Spy cameras, Praxinoscope and more in important German photographic sale

COLOGNE, Germany – Eighty years before subminiature “spy” cameras became part of the Cold War secret agent’s kit, manufacturers in France and Germany were experimenting with devices disguised as everyday domestic objects: books, binoculars, articles of clothing and, more surprisingly, revolvers. Auction Team Breker’s March 26 photographic sale includes a selection of disguised cameras that are usually rare, but for this auction have come to light.

A remarkable invention is the Thompson’s Revolver Camera of 1862, which could bring $40,000 to $70,000, designed for round exposures on a 3-inch wet collodion plate. If a revolver is not subtle enough a disguise, how about a live pigeon? Christian Adrian Michel’s Pigeon Camera, valued at $20,000 to $33,000, was one of a small batch of hand-made samples that never went into commercial production. Michel’s Swiss training as a watchmaker can be seen in the precision super-lightweight construction of his camera, which strapped to a homing pigeon’s breast and produced panoramic photographs, powered by a clockwork motor that ran up to 70 minutes on one winding. It is extremely rare as only two others are known; they are  in the Swiss Photo Museum in Vevey.

Alongside items of elegant espionage such as Edmund Bloch’s silk Photo-Cravate, estimated to sell for between $17,000 and $24,000, are two extraordinary hat cameras. The first by J. De Neck of Antwerp, estimated at $19,000 to $27,000, resembles a conventional hat less than a portable developing studio with plate racks, changing bag, a viewfinder that could be fitted into the brim, and a pull-string for shutter for covert operation. The second, a unique German prototype, expected to sell for $6,500 to $10,000, is more recognizably hat-like in its appearance and features a lens with a long tube for taking photographs through a small hole in the crown.

Nuremberg toy maker Ernst Plank took a French idea for animating picture strips and added a dash of German technology in the form of a hot-air engine. The result was the Kinematofor, which could sell for $9,500 to $16,000, an automatic Praxinoscope that lets the viewer enjoy the show without the need to rotate the metal drum himself.

From changing pictures to moving pictures, the auction features an historic example of the world’s first commercially successful motion picture camera, the Cinématographe Lumière, estimated to sell for $23,000 to $30,000, as well as magic lanterns, photographic literature, classic wooden cameras, professional equipment and more.

To learn more contact Auction Team Breker via Lee Richmond at 703-796-5544.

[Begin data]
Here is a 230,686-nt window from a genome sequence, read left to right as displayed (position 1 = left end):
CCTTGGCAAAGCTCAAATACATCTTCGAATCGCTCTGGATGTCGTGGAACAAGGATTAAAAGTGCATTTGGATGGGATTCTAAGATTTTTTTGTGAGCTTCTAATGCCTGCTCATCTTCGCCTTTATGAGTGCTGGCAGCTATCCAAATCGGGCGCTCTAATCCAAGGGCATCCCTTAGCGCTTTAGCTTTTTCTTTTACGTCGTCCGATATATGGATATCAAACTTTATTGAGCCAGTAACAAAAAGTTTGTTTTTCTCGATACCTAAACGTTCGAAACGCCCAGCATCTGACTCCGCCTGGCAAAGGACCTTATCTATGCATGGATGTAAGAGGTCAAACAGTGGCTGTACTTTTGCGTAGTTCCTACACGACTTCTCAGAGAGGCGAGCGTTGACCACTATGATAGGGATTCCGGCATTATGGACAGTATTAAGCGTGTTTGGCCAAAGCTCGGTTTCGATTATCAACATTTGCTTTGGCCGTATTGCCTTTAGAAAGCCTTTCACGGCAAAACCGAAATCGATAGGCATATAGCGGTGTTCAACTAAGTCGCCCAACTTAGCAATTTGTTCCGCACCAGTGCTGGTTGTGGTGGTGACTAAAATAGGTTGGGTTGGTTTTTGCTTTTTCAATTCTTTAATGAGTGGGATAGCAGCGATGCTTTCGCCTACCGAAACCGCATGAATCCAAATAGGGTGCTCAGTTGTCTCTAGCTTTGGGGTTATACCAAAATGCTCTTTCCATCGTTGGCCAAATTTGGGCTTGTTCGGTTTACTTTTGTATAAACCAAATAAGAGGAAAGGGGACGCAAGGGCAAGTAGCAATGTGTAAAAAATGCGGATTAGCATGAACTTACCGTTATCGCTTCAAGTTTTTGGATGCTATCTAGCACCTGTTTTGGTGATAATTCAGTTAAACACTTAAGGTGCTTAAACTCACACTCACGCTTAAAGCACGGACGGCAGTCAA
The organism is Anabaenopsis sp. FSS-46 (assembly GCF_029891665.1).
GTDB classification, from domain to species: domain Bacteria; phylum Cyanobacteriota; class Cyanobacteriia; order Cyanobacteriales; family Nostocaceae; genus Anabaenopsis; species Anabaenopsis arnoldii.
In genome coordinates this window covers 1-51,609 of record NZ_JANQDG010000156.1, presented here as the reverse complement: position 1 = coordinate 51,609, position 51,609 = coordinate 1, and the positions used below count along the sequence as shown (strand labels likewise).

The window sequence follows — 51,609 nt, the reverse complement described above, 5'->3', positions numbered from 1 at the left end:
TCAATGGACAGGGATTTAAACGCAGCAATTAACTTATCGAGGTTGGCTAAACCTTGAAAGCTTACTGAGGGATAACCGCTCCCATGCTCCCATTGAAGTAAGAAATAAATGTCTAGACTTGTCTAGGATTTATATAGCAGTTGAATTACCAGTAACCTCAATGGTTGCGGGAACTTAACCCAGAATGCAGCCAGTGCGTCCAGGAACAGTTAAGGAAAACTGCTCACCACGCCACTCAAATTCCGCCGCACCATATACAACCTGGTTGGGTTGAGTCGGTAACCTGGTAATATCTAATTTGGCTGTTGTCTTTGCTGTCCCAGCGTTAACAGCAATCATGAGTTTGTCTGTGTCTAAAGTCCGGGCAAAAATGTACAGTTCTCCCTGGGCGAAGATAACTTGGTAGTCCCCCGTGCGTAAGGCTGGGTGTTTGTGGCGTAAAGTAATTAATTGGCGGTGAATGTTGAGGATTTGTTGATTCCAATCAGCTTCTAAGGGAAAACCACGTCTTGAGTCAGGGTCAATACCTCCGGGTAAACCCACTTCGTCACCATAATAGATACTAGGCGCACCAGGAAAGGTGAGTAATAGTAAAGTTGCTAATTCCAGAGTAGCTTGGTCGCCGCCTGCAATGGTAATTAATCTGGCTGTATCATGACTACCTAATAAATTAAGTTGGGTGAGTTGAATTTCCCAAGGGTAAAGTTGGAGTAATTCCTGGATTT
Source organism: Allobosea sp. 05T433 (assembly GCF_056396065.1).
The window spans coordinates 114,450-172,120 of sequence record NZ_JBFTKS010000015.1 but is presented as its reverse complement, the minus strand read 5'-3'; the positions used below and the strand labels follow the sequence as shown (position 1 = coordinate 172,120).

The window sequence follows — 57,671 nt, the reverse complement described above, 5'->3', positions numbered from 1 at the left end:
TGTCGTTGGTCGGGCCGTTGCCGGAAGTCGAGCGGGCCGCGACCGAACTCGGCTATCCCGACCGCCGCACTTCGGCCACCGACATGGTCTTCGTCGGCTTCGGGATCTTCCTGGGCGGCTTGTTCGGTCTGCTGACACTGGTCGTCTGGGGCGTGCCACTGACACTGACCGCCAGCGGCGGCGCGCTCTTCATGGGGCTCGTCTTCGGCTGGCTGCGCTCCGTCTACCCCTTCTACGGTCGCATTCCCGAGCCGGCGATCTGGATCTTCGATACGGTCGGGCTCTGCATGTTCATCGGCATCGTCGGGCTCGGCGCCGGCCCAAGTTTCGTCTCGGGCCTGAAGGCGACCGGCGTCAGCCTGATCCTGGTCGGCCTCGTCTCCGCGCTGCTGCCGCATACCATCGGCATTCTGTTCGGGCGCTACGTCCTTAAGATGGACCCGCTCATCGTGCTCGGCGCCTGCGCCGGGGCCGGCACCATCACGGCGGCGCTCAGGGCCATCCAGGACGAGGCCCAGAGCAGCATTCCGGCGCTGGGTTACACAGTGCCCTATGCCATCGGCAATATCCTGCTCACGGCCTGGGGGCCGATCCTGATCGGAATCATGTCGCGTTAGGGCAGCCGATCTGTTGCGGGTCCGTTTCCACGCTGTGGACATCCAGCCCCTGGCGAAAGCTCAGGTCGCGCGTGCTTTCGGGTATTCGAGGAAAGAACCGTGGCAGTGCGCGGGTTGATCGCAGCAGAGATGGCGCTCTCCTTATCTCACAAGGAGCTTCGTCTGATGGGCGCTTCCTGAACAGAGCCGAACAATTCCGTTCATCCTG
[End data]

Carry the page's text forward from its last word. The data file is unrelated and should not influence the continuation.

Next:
More from Antique Trader

Editor’s Pick – New Release

Warman’s Antiques & Collectibles Price Guide 2012 by Mark F. Moran

Warman's Antiques & Collectibles 2012
As the longest-running guide and the most trusted name in antiques and collectibles, the 45th Edition of Wamran’s Antiques & Collectibles features more than 1,500 color images and 6,000 listings. It brings a fresh, 21st-century perspective that honestly assesses the market and looks at the best categories for investment–everything from glassware and toys to early flags and maps. “Future of the Market” reports share what’s hot, and where the experts are putting their money.

Top names in the trade weigh in on key categories:

  • Writer Andrew Myers looks at 18th- and 19th-century French furniture
  • Toy expert Andrew Truman shares insights on “Door of Hope” dolls
  • Tom Deupree and Morrow Jones reveal the secrets to finding vernacular photographs
  • Collector Forrest Poston looks at the market for West German art pottery

Get your copy today at Shop.Collect.com

A selection of vintage miniature spy cameras


Special discount prices on great books, digital downloads, price guides & reference books for every hobby

Warman’s Antiques & Collectibles 2012 Price Guide

Antique Trader Facebook PageMeet and share with other antiques collectors, dealers and auctioneers on Antique Trader’s Facebook page

Antique Trader Twitter ProfileGet special discounts and breaking news alerts on Antique Trader’s Twitter feed!

Browse (or place your own) FREE online classified ads

Sign up for your FREE AntiqueTrader.com email newsletters

For more trade news, auction reports, research and expert columnists, get a year of Antique Trader magazine for the special online price of just $24.98!

Antiques Auction Houses